## Smart Field Initializers

Apprentice
Posts: 11
Joined: 2009.07
Post: #1
Hey.

I was making up my mind about this topic these days. I think you all know the Game Bejeweled or one of its clones. In Bejeweled, you have a squared field, filled with Gems, each one colored in one of 6 or 7 possibilities. The idea is to swap two neighbours and thus reach at least 3 stones in a row, colored the same way, that way the match and new stones come from the top.

I was thinking, that they had to program a smart initializer method, so that the initial field, when created by starting the game, would

a) have not 3 or more matching stones - that way the user would have to be wondering, why anything was going on while he/she hadnt done a thing

b) have at least (!) one possibility of finding a matching triple - otherwise the game would be over.....

I couldnt come up with a method other than brute force:

create a field, put new stone in, give it a color, check that there is no matching, when finished, find a random spot and create a possibility for the user to make a matching.

That can't be the way, can it? I mean, i don't like to solve stuff brute force. I would want some smart, elegant way to initialize the field.

Have you ever tried something like that ?

Greetz.
Sage
Posts: 1,482
Joined: 2002.09
Post: #2
I guess I wouldn't try to be too smart about it. Fill it with random values. Look for a match, replace one of the matched colors with a different color. Repeat until there are no matches and be done. I would guess that the chances of not having any moves available at the beginning of the game is astronomically small given a random playing field. Otherwise the game would have to make sure that there are lots of matches and to add matchable pieces when inserting replacements.

It's a game of odds and random chances, people like those. I would guess that not all Solitaire games and variants are provably solvable, and people play those all the time.

Scott Lembcke - Howling Moon Software
Author of Chipmunk Physics - A fast and simple rigid body physics library in C.
Oldtimer
Posts: 832
Joined: 2002.09
Post: #3
Another solution, which might or might not be applicable, is to do it backwards. Take a 4x4 sliding puzzle - there are many unsolvable starting positions. (http://en.wikipedia.org/wiki/Fifteen_puzzle#Solvability) The best way to make sure that you find a solvable start is to start with the solved puzzle, and then apply a number of random moves.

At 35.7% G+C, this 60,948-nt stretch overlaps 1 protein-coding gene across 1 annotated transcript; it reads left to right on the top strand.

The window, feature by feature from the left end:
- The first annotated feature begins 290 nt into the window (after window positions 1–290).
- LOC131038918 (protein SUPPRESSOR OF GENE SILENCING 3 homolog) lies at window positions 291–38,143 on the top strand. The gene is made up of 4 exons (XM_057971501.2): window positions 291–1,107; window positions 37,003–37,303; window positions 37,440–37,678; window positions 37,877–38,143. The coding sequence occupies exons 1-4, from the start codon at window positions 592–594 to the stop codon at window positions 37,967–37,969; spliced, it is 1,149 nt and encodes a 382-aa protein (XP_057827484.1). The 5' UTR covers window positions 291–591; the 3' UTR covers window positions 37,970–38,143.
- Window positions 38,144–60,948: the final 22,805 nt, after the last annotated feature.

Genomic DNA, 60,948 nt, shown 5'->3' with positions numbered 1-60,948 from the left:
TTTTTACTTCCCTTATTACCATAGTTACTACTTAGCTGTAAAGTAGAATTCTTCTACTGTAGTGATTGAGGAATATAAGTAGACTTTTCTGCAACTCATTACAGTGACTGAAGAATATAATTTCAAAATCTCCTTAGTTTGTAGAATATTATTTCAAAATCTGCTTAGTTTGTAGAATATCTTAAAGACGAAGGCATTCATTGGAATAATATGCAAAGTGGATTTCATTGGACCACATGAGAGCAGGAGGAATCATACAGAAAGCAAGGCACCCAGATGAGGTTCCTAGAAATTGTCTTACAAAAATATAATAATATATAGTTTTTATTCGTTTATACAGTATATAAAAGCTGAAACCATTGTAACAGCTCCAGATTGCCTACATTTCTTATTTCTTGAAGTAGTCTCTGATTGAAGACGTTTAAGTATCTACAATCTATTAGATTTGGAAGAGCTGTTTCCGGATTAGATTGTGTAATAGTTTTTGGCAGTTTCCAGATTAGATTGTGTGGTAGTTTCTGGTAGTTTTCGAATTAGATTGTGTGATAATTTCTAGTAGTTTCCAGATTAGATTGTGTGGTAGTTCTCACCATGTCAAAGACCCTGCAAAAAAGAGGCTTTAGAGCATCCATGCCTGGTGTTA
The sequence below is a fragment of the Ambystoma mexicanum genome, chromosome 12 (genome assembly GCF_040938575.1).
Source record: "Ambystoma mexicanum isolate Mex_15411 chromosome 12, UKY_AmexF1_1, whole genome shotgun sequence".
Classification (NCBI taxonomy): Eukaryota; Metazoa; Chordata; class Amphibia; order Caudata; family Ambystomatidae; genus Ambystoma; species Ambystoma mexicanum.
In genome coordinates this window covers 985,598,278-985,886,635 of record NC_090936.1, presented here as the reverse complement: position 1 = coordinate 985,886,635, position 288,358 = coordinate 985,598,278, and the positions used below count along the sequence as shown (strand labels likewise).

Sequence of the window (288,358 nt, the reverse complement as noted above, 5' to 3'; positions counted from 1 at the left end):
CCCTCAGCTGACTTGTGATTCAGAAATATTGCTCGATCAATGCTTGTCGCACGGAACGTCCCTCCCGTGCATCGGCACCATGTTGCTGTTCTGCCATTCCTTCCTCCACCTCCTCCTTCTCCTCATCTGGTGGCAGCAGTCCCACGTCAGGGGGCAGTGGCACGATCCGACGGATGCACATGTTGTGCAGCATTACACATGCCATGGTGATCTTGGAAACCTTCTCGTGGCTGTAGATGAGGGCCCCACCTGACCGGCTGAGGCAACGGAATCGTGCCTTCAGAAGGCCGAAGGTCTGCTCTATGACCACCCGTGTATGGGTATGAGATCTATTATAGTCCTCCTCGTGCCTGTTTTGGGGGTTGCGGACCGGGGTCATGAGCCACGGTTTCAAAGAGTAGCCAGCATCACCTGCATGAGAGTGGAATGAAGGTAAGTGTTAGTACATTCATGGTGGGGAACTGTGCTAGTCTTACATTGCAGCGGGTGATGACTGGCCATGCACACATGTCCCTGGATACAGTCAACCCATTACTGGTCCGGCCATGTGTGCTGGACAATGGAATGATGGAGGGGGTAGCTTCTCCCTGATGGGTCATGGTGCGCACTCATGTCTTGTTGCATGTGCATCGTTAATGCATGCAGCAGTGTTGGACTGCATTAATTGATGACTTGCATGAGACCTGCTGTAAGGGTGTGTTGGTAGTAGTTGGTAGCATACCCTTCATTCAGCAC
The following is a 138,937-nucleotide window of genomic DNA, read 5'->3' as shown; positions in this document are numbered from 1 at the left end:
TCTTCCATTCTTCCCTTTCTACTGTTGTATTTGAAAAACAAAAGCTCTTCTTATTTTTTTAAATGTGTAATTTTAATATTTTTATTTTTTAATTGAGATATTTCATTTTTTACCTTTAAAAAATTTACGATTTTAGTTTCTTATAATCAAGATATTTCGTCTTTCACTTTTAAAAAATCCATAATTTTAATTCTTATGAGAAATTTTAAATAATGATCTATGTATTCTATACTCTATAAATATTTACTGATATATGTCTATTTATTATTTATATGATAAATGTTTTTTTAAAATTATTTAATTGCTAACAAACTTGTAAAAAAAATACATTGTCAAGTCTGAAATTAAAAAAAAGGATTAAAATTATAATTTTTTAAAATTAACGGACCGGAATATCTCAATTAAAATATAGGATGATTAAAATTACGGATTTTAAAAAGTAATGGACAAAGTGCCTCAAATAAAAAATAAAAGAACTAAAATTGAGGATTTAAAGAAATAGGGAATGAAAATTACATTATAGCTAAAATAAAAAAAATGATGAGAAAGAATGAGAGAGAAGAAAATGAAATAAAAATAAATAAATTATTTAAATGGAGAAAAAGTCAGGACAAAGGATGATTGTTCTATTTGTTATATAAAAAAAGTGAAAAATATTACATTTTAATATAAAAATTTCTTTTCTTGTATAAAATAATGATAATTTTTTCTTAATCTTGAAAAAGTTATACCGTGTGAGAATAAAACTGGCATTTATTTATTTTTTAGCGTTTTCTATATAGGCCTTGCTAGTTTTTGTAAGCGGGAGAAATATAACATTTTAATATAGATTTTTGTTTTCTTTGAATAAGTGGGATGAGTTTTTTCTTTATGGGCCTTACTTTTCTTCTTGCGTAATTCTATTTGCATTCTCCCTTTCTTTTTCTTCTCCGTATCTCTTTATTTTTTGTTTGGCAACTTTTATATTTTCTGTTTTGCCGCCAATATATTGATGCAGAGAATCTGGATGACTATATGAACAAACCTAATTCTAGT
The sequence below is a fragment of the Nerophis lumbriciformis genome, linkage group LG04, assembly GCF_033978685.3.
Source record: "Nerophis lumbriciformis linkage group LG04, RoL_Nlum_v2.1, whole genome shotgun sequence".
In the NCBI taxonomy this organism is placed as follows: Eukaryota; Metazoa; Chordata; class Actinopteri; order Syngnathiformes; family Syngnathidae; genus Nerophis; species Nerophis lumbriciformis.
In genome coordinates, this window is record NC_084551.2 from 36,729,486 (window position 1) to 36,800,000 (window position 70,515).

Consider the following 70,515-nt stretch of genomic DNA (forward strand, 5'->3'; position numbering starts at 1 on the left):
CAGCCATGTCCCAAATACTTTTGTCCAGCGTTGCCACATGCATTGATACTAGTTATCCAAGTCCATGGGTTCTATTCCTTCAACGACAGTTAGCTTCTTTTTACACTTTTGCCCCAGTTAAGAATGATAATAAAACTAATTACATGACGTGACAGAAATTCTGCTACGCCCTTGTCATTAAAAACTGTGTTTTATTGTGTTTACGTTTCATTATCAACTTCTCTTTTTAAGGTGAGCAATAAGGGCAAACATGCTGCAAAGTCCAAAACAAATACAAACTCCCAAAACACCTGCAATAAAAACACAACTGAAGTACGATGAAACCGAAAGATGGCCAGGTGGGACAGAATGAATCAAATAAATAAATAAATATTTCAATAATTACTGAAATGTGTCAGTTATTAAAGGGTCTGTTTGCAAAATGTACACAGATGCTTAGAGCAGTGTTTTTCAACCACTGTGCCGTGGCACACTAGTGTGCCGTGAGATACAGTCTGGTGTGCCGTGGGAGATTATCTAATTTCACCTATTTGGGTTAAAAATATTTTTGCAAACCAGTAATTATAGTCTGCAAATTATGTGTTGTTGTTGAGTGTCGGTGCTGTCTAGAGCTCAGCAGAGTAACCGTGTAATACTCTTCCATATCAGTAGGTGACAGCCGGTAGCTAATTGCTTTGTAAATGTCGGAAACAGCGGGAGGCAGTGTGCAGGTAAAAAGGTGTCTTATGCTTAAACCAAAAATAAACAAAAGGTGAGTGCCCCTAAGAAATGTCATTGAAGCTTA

In effect, this means that the computer plays the game "backwards" at first, and the player is asked to reverse the sequence of moves.

A Bejeweled version, heck, I don't know. Perhaps start with an empty field, add in three adjacent jewels and then apply 2-3 random moves. Add in another three, jumble the gems a bit, and repeat. After you can't fit in any more "threes", fill the remaining spaces with adjacent colors and jumble them a bit.

This would give a provably solvable starting state, although it would have to be a bit more sophisticated to spit out interesting states...
Apprentice
Posts: 11
Joined: 2009.07
Post: #4
I like the idea of starting with a solved solution. It gives me the feeling, I have stuff under control. It can always happen that if u gamble around and never do the counter-check, bad situations occur.

In an initial state, a field should be flawless. This cannot be solved without checking for it.
Oldtimer
Posts: 832
Joined: 2002.09
Post: #5
Yeah, "provably solvable" is a mantra that keeps puzzle designers (e.g. me) soundly asleep at night... Let me know how you move forward, I'd be intrigued to hear your solution.

Another example: how I proved Galder instances to be solvable. After trying the above "backwards" approach, I realized that all that I needed to prove was that it was possible to get two of each color into the innermost ring - which I could construct from the get-go. So I put two red, green, blue and black stones into the innermost, shuffled it, and then randomized the rest of the field.
Sage
Posts: 1,199
Joined: 2004.10
Post: #6
Fenris Wrote:Another solution, which might or might not be applicable, is to do it backwards. Take a 4x4 sliding puzzle - there are many unsolvable starting positions. (http://en.wikipedia.org/wiki/Fifteen_puzzle#Solvability) The best way to make sure that you find a solvable start is to start with the solved puzzle, and then apply a number of random moves.

In effect, this means that the computer plays the game "backwards" at first, and the player is asked to reverse the sequence of moves.

A Bejeweled version, heck, I don't know. Perhaps start with an empty field, add in three adjacent jewels and then apply 2-3 random moves. Add in another three, jumble the gems a bit, and repeat. After you can't fit in any more "threes", fill the remaining spaces with adjacent colors and jumble them a bit.

This would give a provably solvable starting state, although it would have to be a bit more sophisticated to spit out interesting states...

I did this to initialize mahjong solitaire boards. Works great, if your game works this way.
Apprentice
Posts: 11
Joined: 2009.07
Post: #7
to hear from me. It's just that I need to focus on some other methods first.
So far, I have helped out myself with an algorithm I had in use already.

The field is generated randomly with a different color a piece.
I then brute-force check each tile for being in a match-3 or greater situation - if it is, i change the color to the next one (i.e. add 1, since i reference the colors by numbers).

Thats it, works great, and so far there are nearly no initial match-3 situations (except for rare occurences) and - dont ask me why - but I always had at least 1 , usually averagely 5-6 possible situations to create a match-3.

That sufficed so far, since I just needed this for testing. I guess I'll start working on a better algo next week. I'll update this here.

So long.

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